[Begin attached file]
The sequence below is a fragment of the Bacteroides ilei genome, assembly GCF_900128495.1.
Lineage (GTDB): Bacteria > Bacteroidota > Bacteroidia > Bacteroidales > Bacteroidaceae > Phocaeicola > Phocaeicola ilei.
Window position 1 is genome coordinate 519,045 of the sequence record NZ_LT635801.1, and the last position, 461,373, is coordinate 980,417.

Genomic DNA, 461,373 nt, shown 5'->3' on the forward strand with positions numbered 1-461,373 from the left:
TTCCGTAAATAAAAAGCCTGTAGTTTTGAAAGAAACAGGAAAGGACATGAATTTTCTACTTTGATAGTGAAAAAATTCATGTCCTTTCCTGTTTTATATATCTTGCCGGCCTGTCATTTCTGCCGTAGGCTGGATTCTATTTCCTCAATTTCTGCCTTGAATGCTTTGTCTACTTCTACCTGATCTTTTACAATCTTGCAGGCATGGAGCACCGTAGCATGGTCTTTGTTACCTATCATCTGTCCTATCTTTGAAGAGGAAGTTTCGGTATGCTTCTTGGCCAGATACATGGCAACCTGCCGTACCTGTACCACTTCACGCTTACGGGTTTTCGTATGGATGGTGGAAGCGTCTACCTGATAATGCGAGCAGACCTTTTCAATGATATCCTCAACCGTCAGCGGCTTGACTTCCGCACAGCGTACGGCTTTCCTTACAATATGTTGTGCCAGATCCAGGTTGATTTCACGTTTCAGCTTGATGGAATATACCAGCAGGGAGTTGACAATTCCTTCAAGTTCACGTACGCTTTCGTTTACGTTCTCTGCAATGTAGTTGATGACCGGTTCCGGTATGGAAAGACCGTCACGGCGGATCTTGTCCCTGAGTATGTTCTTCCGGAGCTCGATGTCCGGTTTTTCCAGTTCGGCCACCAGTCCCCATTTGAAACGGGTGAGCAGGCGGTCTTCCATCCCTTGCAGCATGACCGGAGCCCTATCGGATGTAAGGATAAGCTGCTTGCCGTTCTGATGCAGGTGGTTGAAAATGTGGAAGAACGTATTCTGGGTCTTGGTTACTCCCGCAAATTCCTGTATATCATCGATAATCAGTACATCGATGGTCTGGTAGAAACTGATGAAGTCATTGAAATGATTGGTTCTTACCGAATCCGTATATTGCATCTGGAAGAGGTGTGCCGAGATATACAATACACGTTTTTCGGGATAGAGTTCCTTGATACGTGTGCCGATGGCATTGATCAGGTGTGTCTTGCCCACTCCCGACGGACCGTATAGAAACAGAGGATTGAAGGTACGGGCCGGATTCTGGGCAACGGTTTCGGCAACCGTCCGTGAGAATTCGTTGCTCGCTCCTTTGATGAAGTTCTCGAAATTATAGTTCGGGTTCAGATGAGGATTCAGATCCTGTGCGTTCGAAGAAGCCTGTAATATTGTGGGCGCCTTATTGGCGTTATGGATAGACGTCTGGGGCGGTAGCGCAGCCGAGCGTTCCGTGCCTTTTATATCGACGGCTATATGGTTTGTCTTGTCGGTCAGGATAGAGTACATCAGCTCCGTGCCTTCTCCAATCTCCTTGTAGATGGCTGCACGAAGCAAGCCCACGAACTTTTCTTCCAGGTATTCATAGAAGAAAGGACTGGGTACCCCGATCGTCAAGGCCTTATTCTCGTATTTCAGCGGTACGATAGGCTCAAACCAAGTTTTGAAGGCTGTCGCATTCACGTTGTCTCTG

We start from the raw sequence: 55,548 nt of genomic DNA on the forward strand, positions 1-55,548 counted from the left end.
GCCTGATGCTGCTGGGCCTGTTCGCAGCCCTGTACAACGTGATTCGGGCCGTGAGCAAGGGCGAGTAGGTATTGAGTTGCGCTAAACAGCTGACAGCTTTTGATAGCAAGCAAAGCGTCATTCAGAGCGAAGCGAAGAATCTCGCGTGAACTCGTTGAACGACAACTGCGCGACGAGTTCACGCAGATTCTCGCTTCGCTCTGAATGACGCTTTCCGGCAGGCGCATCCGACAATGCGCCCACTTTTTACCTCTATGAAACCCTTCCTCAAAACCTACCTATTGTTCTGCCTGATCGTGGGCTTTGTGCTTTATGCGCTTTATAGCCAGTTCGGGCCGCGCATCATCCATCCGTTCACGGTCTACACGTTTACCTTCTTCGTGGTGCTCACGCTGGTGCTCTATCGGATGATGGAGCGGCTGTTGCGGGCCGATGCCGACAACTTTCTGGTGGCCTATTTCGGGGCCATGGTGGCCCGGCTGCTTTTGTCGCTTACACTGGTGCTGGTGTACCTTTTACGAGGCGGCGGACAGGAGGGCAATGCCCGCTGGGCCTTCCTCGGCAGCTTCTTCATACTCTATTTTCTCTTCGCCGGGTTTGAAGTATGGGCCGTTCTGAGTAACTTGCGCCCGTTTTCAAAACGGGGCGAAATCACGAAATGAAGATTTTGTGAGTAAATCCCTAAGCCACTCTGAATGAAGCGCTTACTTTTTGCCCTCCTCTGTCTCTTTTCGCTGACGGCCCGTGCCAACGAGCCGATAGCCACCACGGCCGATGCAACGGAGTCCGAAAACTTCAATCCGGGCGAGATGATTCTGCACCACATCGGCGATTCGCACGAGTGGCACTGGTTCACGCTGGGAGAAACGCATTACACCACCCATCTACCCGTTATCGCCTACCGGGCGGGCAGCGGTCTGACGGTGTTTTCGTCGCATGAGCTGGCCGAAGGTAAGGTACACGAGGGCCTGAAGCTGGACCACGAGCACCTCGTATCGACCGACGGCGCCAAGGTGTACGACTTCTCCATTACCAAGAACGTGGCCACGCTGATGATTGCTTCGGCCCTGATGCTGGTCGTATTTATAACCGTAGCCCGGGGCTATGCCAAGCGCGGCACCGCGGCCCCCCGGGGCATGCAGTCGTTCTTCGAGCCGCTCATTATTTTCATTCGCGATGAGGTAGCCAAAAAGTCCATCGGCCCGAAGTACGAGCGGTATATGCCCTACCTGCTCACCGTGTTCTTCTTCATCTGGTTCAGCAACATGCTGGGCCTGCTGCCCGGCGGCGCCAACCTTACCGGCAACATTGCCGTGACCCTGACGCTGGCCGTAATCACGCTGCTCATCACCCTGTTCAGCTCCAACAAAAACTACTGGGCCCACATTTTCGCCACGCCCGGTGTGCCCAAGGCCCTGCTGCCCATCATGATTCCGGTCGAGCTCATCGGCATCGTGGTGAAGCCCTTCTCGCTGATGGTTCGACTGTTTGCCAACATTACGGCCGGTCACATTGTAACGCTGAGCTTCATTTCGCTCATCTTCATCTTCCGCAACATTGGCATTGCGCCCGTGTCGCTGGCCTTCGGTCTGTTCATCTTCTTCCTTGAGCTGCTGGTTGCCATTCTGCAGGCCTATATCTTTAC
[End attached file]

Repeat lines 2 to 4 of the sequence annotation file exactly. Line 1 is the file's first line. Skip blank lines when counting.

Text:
Lineage (GTDB): Bacteria > Bacteroidota > Bacteroidia > Bacteroidales > Bacteroidaceae > Phocaeicola > Phocaeicola ilei.
Window position 1 is genome coordinate 519,045 of the sequence record NZ_LT635801.1, and the last position, 461,373, is coordinate 980,417.

Genomic DNA, 461,373 nt, shown 5'->3' on the forward strand with positions numbered 1-461,373 from the left: